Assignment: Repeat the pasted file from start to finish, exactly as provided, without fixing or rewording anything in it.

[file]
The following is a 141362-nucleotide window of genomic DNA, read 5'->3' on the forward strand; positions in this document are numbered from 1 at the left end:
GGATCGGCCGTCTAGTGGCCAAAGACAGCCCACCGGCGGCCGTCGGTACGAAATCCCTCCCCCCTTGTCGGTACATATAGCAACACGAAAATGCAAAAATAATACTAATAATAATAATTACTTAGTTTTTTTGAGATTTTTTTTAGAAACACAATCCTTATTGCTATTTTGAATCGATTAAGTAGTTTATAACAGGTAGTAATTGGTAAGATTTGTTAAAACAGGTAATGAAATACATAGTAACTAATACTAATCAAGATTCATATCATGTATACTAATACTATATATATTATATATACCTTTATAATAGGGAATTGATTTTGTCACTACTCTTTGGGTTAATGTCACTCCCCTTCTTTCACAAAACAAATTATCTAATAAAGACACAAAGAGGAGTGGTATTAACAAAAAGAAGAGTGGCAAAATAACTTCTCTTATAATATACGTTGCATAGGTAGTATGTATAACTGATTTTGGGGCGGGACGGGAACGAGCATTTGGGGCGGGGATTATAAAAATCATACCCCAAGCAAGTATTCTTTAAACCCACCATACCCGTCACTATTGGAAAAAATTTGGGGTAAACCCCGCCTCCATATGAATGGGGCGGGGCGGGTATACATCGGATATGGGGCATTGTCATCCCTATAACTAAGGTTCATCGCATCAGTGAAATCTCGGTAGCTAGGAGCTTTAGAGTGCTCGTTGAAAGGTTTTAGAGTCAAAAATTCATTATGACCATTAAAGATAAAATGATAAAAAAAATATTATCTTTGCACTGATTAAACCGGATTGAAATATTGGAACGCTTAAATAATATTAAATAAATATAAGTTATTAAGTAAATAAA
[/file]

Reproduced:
The following is a 141362-nucleotide window of genomic DNA, read 5'->3' on the forward strand; positions in this document are numbered from 1 at the left end:
GGATCGGCCGTCTAGTGGCCAAAGACAGCCCACCGGCGGCCGTCGGTACGAAATCCCTCCCCCCTTGTCGGTACATATAGCAACACGAAAATGCAAAAATAATACTAATAATAATAATTACTTAGTTTTTTTGAGATTTTTTTTAGAAACACAATCCTTATTGCTATTTTGAATCGATTAAGTAGTTTATAACAGGTAGTAATTGGTAAGATTTGTTAAAACAGGTAATGAAATACATAGTAACTAATACTAATCAAGATTCATATCATGTATACTAATACTATATATATTATATATACCTTTATAATAGGGAATTGATTTTGTCACTACTCTTTGGGTTAATGTCACTCCCCTTCTTTCACAAAACAAATTATCTAATAAAGACACAAAGAGGAGTGGTATTAACAAAAAGAAGAGTGGCAAAATAACTTCTCTTATAATATACGTTGCATAGGTAGTATGTATAACTGATTTTGGGGCGGGACGGGAACGAGCATTTGGGGCGGGGATTATAAAAATCATACCCCAAGCAAGTATTCTTTAAACCCACCATACCCGTCACTATTGGAAAAAATTTGGGGTAAACCCCGCCTCCATATGAATGGGGCGGGGCGGGTATACATCGGATATGGGGCATTGTCATCCCTATAACTAAGGTTCATCGCATCAGTGAAATCTCGGTAGCTAGGAGCTTTAGAGTGCTCGTTGAAAGGTTTTAGAGTCAAAAATTCATTATGACCATTAAAGATAAAATGATAAAAAAAATATTATCTTTGCACTGATTAAACCGGATTGAAATATTGGAACGCTTAAATAATATTAAATAAATATAAGTTATTAAGTAAATAAA